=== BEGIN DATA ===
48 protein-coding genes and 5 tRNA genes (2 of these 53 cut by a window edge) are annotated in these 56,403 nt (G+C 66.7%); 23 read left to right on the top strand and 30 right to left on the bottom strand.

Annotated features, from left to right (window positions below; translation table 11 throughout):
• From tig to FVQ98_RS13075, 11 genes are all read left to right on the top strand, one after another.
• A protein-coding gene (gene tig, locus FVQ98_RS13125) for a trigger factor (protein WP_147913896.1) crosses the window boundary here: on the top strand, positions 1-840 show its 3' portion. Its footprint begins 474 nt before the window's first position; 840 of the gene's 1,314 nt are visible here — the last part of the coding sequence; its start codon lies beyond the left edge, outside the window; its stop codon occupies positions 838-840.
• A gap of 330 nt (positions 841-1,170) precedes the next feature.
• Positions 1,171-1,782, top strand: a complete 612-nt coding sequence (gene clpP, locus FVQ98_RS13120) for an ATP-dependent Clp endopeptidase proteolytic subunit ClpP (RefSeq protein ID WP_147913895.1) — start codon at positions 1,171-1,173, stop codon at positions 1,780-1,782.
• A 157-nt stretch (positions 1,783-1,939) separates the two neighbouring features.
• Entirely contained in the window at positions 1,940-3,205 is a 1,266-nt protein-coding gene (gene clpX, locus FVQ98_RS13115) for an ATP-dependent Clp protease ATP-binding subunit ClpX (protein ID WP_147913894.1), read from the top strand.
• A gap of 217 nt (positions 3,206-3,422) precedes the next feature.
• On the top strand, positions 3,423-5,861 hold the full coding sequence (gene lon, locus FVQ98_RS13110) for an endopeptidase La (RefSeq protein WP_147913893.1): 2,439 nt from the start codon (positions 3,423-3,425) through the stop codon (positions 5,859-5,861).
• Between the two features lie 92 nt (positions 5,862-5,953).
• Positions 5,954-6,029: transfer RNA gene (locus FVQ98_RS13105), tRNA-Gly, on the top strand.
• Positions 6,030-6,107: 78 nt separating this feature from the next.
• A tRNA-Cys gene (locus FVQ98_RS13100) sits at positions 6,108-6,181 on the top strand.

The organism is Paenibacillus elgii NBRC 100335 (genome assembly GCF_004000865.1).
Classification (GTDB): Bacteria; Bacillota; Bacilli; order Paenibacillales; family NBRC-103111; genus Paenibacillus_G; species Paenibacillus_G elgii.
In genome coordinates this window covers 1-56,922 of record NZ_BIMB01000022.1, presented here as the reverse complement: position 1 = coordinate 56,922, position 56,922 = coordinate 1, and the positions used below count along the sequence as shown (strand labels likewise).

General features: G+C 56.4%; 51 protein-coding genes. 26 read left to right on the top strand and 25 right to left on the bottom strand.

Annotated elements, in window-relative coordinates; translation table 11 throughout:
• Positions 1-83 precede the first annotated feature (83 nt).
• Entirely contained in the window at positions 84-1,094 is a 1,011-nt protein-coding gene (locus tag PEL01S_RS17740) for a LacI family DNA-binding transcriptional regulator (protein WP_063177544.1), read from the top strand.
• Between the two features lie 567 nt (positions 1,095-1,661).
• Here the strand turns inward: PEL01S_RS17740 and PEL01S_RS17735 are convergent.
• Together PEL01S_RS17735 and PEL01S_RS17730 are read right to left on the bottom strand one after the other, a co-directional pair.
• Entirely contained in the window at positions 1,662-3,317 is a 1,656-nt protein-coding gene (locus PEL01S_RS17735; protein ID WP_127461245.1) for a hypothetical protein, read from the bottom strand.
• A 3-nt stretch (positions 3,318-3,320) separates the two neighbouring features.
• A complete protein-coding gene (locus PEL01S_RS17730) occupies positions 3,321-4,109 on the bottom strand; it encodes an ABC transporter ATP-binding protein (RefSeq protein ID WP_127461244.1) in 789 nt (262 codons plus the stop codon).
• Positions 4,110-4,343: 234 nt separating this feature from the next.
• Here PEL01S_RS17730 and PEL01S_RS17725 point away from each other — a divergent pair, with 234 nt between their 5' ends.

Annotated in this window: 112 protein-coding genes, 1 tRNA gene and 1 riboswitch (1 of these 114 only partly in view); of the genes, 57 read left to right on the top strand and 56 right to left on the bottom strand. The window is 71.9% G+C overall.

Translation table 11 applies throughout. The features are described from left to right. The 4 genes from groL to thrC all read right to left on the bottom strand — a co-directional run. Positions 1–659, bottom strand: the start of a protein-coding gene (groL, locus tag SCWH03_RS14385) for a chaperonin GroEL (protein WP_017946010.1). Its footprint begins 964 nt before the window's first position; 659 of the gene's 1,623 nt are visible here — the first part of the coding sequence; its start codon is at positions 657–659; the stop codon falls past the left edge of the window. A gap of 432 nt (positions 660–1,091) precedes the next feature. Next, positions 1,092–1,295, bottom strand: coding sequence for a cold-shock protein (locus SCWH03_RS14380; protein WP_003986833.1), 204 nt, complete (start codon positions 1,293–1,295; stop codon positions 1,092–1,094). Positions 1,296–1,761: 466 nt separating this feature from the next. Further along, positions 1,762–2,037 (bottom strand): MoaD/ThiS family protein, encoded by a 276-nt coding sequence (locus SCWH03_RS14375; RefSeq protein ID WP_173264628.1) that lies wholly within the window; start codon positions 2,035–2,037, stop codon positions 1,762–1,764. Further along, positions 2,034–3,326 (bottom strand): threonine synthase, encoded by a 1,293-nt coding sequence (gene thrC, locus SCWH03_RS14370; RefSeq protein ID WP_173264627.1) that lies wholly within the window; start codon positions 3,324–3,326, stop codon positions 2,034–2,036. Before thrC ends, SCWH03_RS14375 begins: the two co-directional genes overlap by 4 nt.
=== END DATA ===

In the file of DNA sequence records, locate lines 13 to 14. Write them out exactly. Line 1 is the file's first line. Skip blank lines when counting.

• Positions 6,030-6,107: 78 nt separating this feature from the next.
• A tRNA-Cys gene (locus FVQ98_RS13100) sits at positions 6,108-6,181 on the top strand.